The show has had unpopular companions in the past, and the ratings have always dipped as a result. Jon Pertwee's era started off with relatively low ratings. Yet there was a new Doctor, the show was in colour for the first time and the stories centered around the popular UNIT concept, viewing figures should've been at their highest. His companion at the time, Liz Shaw, was a physics scientist intended to be the Doctor's intellectual equal, but the audience couldn't identify easily with her and the ratings stayed low. When her character was replaced with the much ditzier but more lovable Jo Grant, ratings started to climb, peaking at an incredible 25% improvement over Shaw's season.

It takes time to make that recovery though, years in fact. When the original series was canceled in 1989 ratings were actually starting to trend upwards slightly, the companion at the time, Ace, was popular with viewers and critics, who'd had to endure years of the spectacularly unpopular Mel (Bonnie Langford) and Peri (Nicola Bryant).

Tate's previous outing as Donna was almost universally detested so it's not as if her character or her take on the role are unknown quantities. As an actress her range is limited to shouty chav type characters, a sort of nightmare guest at a wedding reception.

Ah but this is New Dr Who isn't it ? We've got to move with the times, the companions have to reflect that, don't they ? Nope, not at all. Only six of Patrick Troughton's twenty one stories had contemporary companions. Tom Baker, the most popular Doctor ever, went for four and a half of his seven years in the role with companions from the far future or who were out-and-out aliens. When Dr Who tries to show that it's trendy and with-it, it usually fails, and those stories are the ones that go past their sell-by date first. Did we have a punk companion in the 70s or a skinhead in the 80s ?

We should spare a thought for Freema Agyeman who played Martha Jones. She's the one who's being replaced and for no sensible reason. She's a talented actress who's shown a maturity beyond her years and managed to wring decent performances out of the oft times woeful scripts she's had to work with. She's not leaving entirely, she will feature as recurring character in the fourth season's later episodes, but at the end of the day I can only imagine her sense of confusion and disappointment. She did everything right, pressed all the right buttons and jumped through all the right hoops, and she still gets kicked in the teeth for it.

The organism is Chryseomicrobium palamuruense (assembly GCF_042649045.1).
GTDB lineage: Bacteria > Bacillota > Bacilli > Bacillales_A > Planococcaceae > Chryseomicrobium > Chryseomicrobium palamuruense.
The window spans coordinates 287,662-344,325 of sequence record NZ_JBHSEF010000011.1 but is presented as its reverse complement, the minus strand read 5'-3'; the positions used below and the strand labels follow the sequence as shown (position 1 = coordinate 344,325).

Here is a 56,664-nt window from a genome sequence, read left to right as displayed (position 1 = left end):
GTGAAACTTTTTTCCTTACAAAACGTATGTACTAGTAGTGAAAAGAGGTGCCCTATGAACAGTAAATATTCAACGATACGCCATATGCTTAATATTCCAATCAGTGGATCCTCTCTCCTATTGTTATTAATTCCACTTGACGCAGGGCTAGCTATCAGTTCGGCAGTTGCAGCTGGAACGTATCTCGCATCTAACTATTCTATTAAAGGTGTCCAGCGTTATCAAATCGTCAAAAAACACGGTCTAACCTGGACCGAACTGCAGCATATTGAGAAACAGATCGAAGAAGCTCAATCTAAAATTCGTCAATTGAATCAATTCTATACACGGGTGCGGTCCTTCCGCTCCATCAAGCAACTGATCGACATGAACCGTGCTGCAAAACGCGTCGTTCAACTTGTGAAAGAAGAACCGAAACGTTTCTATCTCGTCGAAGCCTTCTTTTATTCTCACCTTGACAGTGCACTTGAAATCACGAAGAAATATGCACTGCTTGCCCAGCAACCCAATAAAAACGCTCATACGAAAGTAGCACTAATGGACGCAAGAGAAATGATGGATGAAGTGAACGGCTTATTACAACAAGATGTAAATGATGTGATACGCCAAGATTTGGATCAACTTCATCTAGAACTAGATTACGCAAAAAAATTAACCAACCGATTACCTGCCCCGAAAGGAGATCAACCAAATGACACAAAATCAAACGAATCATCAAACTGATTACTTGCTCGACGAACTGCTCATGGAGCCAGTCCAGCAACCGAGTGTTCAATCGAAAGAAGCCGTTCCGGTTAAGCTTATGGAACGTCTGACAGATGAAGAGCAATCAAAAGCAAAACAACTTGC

We'll finish this by speculating why this decision was made. We know RTD is leaving next season, David Tennant has also said that he knows when he'll be leaving and it's an odds on bet it'll be next year. We also know that RTD has not been best pleased with the reactions of the fans, the dwindling viewing figures or the distinct lack of awards now that the honeymoon season is over.

His attitude to the fans of the classic show has been dismissive and borderline arrogant in interviews, he's been quoted as saying"if they don't get it that's just tough." So I'm speculating that this is a scorched earth policy that Davies' is operating. When he leaves the franchise will be in tatters, Dr Who will be a parody of its former self. He's probably hoping that history will look kindly on his tenure and focus on the first year or two, picking out the gems. If that's his aim then he's ignoring one other lesson from the classic series, we have long memories.

1 comments:

Kelli said...

Good for people to know.